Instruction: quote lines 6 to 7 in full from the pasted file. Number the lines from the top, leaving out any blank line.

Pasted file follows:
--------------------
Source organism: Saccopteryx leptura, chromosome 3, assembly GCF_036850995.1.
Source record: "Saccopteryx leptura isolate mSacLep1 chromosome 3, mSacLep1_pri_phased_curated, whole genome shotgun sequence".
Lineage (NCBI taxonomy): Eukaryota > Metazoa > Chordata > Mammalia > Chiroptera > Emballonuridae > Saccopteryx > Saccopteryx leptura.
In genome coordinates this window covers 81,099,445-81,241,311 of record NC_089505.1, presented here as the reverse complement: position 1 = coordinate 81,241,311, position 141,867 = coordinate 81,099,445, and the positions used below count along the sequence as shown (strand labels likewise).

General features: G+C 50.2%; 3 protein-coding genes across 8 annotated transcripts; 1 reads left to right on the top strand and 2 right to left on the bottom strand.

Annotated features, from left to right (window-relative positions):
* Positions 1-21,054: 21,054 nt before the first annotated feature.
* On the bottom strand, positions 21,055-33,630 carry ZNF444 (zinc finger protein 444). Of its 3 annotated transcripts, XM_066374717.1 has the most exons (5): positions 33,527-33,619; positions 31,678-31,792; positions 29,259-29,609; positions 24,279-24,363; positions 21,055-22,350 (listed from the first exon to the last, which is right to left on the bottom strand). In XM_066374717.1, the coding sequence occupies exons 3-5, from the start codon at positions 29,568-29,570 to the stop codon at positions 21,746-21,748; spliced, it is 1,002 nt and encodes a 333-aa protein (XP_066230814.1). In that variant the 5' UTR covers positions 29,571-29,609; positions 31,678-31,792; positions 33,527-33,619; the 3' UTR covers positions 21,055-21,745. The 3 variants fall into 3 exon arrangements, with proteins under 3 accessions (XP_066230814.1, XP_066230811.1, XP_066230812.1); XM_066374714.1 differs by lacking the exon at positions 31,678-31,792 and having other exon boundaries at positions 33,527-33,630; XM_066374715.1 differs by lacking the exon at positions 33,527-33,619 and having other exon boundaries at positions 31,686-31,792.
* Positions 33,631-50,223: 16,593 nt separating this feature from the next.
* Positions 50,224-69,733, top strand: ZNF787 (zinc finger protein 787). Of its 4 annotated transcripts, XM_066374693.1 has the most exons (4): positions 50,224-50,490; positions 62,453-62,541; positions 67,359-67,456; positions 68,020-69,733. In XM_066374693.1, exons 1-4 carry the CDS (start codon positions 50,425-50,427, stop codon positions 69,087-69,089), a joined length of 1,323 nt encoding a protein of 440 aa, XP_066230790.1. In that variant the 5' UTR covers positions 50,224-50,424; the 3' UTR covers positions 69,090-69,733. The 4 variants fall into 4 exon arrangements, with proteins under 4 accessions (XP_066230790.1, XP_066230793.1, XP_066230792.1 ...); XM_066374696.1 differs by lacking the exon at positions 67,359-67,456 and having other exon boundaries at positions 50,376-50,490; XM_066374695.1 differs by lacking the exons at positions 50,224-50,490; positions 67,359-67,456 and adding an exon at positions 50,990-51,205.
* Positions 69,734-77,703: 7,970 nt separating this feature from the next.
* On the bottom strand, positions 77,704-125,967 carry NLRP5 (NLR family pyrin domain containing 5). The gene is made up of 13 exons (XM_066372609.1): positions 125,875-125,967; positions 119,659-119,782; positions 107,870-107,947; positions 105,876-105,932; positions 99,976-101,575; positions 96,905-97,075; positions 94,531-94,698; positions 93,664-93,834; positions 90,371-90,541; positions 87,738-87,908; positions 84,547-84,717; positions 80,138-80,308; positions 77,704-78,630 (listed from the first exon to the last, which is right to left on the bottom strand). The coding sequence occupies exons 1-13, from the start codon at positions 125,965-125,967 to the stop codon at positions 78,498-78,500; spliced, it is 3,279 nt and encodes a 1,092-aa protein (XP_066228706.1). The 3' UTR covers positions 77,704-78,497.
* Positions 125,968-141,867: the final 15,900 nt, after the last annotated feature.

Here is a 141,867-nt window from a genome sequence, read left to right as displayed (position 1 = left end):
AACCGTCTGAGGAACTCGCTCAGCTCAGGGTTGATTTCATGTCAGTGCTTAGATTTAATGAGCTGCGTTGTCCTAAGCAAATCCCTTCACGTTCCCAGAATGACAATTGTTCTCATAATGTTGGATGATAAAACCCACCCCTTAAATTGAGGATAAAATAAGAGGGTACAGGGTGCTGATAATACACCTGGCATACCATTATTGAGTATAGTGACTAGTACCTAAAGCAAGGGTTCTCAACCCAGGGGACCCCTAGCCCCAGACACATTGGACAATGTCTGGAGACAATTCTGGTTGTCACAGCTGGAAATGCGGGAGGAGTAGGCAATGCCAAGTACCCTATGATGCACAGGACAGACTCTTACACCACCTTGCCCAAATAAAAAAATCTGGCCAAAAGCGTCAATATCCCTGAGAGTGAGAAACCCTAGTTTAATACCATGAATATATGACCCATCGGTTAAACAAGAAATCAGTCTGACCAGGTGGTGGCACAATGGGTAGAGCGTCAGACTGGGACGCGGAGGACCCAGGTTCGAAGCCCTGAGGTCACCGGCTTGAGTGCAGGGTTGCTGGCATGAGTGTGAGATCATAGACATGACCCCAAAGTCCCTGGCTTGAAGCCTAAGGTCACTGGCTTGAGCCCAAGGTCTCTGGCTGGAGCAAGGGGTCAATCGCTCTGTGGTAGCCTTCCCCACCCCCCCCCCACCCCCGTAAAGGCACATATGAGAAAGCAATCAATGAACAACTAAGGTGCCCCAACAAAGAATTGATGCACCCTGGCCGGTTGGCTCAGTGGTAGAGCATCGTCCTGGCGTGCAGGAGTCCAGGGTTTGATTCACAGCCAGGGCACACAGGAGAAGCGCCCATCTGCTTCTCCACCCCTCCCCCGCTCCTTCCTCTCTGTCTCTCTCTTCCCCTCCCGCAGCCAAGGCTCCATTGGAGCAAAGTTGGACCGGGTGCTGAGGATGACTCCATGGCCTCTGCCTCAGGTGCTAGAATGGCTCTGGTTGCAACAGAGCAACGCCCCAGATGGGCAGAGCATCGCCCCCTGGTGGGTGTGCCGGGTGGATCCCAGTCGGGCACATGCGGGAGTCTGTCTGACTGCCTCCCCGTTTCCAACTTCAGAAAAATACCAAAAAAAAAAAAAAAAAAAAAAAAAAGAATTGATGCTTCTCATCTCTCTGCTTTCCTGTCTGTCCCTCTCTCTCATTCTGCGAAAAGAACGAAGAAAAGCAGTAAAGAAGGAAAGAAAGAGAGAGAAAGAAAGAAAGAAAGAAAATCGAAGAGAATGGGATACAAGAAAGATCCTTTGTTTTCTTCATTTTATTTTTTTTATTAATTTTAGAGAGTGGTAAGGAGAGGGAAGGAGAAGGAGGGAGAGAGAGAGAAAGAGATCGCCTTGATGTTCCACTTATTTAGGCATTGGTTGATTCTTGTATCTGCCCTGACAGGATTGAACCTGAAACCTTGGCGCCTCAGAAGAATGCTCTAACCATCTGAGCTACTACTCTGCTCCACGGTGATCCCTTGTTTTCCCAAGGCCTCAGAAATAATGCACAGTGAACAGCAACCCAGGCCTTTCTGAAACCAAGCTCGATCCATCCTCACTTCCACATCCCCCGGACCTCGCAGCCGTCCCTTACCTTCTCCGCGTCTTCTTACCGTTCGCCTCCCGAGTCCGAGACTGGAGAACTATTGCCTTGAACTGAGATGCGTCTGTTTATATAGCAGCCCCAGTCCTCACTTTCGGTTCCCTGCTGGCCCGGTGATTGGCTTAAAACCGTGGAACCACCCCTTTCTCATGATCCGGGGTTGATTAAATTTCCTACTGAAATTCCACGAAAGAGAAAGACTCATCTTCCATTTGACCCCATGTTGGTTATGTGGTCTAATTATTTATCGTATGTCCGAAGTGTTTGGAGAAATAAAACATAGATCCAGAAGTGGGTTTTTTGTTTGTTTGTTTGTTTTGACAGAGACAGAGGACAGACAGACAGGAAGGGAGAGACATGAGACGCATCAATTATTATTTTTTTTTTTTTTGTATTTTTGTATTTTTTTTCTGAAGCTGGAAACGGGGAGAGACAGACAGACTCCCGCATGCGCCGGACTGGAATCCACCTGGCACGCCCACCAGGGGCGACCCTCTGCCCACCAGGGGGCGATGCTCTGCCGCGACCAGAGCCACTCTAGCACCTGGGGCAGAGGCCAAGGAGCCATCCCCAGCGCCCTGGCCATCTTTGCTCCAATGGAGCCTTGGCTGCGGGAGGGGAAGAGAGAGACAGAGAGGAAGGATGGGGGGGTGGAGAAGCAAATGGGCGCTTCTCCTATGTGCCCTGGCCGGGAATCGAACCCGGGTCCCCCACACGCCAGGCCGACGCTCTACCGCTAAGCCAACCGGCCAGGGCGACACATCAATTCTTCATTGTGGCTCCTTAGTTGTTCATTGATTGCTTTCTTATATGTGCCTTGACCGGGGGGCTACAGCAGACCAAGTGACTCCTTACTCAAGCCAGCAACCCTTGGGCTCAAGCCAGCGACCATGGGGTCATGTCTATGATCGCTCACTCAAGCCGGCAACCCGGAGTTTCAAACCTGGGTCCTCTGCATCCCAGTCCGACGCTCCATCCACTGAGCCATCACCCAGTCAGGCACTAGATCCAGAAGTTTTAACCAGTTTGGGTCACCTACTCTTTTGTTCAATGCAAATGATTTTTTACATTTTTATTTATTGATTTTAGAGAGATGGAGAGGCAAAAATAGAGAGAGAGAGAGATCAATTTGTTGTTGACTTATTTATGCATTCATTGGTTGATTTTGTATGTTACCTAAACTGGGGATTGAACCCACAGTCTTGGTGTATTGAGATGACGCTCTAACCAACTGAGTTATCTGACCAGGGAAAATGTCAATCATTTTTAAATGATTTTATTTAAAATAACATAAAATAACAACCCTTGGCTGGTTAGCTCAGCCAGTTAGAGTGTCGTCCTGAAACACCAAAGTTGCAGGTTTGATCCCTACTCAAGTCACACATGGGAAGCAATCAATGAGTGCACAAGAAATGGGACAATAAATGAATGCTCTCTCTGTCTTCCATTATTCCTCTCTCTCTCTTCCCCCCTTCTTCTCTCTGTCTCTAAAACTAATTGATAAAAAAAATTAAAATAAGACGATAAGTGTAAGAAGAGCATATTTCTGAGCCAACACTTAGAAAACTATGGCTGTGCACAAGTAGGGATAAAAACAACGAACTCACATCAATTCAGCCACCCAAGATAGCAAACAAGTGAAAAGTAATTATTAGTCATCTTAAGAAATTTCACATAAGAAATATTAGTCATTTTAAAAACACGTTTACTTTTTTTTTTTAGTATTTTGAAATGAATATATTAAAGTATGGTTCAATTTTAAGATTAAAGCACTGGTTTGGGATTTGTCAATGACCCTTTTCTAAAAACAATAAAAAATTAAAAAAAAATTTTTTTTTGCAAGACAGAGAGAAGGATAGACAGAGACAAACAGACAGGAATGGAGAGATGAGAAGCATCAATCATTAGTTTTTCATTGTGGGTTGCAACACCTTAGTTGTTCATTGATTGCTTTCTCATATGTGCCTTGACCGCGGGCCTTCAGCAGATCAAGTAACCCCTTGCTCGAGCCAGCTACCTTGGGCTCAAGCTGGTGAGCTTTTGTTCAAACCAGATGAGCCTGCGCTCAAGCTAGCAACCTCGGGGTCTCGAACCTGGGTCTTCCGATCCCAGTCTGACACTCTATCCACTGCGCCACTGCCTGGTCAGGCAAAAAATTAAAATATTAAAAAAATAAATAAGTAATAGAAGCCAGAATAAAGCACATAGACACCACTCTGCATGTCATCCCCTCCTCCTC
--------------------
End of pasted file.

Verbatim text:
Annotated features, from left to right (window-relative positions):
* Positions 1-21,054: 21,054 nt before the first annotated feature.